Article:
20 Apr The Financial Impact of COVID-19 on Family Matters
Throughout March and April, we have seen our clients and their families impacted by COVID-19 in every way. In this blog, we are going to focus on the financial impact our clients have experienced and what can be done to lessen that impact, if anything, as it relates to child support. In addition, we will touch on the federal government’s issuance of stimulus checks to Texas families and how that can affect two-household families.
Unfortunately, our country has seen millions of people losing their jobs and filing for unemployment due to COVID-19 and its effect on our economy. This means that some of our clients are experiencing this situation as well. In Texas, in two-household families, there is almost always one parent who has a child support obligation to the other parent. If the obligor (parent who has the child support obligation) loses his or her job due to COVID-19, there are a couple of scenarios that could potentially play out. One would be that that parent finds a way to continue to pay child support while they are unemployed and engaged in the process of finding another job. Two would be that that parent just stops paying child support because they no longer have the funds and begins to accrue a child support arrearage, earning interest on that arrearage, that they will need to pay back. Discontinuing payment of child support has many negative consequences; for more information, give us a call to discuss those details. Three would be that that parent files a Motion to Modify Child Support requesting a decrease in child support due to this loss of employment. If a parent were to take this route, they could, at the very least, serve the other parent with this motion and have a back date to which child support could be retroactively decreased if and when the issue is put before a judge. Of course, each person’s situation is unique and you should discuss these scenarios with an attorney before deciding what course of action to take.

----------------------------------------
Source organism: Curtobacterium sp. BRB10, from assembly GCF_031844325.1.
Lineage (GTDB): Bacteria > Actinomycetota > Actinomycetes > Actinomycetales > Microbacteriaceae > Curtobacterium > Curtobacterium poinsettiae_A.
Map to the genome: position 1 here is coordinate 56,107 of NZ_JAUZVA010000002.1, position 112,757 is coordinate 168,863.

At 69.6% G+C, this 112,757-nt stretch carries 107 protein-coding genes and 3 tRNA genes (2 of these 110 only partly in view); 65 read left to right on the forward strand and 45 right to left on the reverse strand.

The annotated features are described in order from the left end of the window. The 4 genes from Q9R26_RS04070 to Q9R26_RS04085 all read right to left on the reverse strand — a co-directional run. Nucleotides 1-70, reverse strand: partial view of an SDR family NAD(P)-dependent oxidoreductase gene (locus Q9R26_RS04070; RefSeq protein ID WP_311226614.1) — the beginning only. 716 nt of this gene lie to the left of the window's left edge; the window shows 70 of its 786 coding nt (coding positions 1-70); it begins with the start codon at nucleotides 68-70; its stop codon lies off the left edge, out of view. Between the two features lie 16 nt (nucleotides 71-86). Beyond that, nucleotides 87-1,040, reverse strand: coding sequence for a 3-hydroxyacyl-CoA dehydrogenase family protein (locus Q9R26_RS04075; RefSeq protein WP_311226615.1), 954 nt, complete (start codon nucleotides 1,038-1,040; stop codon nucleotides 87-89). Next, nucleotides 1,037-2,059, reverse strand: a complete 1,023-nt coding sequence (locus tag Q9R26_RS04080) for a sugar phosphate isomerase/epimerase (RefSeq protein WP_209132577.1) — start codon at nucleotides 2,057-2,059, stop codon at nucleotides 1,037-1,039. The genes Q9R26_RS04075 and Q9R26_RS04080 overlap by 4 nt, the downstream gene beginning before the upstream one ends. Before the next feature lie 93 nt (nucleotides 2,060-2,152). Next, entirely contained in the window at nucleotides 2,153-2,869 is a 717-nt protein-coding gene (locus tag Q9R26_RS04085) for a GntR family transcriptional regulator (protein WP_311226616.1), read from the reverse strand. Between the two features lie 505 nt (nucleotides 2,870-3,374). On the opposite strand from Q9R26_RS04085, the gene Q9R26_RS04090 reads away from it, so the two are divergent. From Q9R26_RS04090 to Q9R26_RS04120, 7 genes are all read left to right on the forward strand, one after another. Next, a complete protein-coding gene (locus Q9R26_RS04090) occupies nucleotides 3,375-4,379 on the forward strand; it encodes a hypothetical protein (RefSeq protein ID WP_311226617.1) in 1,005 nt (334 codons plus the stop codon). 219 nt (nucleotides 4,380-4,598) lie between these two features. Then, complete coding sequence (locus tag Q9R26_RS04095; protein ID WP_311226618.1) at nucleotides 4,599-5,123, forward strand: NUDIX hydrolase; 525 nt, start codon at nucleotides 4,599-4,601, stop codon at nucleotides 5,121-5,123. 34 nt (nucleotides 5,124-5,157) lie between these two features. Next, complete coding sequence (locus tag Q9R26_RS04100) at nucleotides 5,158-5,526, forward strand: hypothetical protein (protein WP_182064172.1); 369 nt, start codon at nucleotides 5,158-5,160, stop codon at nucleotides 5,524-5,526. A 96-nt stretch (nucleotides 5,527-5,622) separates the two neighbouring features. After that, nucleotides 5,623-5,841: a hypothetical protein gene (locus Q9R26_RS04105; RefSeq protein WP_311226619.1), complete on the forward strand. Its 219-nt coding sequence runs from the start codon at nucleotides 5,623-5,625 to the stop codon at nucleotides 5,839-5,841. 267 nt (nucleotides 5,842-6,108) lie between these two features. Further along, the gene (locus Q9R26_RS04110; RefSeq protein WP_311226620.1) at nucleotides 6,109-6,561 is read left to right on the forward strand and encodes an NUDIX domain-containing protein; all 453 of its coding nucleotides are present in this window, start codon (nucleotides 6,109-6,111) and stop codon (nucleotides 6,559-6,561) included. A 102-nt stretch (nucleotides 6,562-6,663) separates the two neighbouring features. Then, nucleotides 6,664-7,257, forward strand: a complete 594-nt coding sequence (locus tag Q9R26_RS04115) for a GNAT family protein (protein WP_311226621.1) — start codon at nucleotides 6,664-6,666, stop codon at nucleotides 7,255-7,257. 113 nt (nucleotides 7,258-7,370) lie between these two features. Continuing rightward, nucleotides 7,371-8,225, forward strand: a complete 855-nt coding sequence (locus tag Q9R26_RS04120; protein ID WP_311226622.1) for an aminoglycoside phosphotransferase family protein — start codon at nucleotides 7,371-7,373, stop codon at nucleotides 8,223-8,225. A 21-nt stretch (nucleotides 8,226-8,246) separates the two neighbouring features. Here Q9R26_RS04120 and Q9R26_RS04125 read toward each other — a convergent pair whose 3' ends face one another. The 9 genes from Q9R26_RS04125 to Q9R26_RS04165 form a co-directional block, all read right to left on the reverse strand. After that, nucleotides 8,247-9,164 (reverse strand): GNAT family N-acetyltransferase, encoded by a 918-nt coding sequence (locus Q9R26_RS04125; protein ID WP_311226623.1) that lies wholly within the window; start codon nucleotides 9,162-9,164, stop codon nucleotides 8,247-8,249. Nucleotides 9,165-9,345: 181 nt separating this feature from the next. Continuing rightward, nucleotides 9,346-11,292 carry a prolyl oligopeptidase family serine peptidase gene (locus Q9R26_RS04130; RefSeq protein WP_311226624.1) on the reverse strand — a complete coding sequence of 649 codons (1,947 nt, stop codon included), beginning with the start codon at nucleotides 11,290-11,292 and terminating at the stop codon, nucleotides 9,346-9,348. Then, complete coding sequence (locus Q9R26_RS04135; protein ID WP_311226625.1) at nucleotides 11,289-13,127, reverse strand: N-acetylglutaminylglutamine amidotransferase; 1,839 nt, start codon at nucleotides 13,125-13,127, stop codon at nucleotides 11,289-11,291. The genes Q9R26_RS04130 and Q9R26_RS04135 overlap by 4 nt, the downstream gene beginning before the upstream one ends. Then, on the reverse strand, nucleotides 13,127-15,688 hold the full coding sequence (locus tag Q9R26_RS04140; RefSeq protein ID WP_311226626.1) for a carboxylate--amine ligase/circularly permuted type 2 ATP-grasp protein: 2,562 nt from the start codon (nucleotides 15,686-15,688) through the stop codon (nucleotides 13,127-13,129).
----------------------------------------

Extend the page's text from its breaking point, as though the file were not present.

Another aspect of families’ financial state is the federal government’s issuance of stimulus checks. Please review the IRS’ website for details on which families and individuals qualify to receive a stimulus check. We have found that, because the stimulus check calculations are based on the previous tax year, some families that were previously part of one unit are now part of two separate units. Questions have arisen as to which parent is going to receive the family’s stimulus checks and how to divide them among family members once received. For example: which parent receives the checks for the kids? Do the checks get divided 50/50?
If any of these situations are occurring within your family, please call us Navarrette Bowen, P.C. at (940) 566-0606 and we will be happy to guide you through this complicated time in all our lives.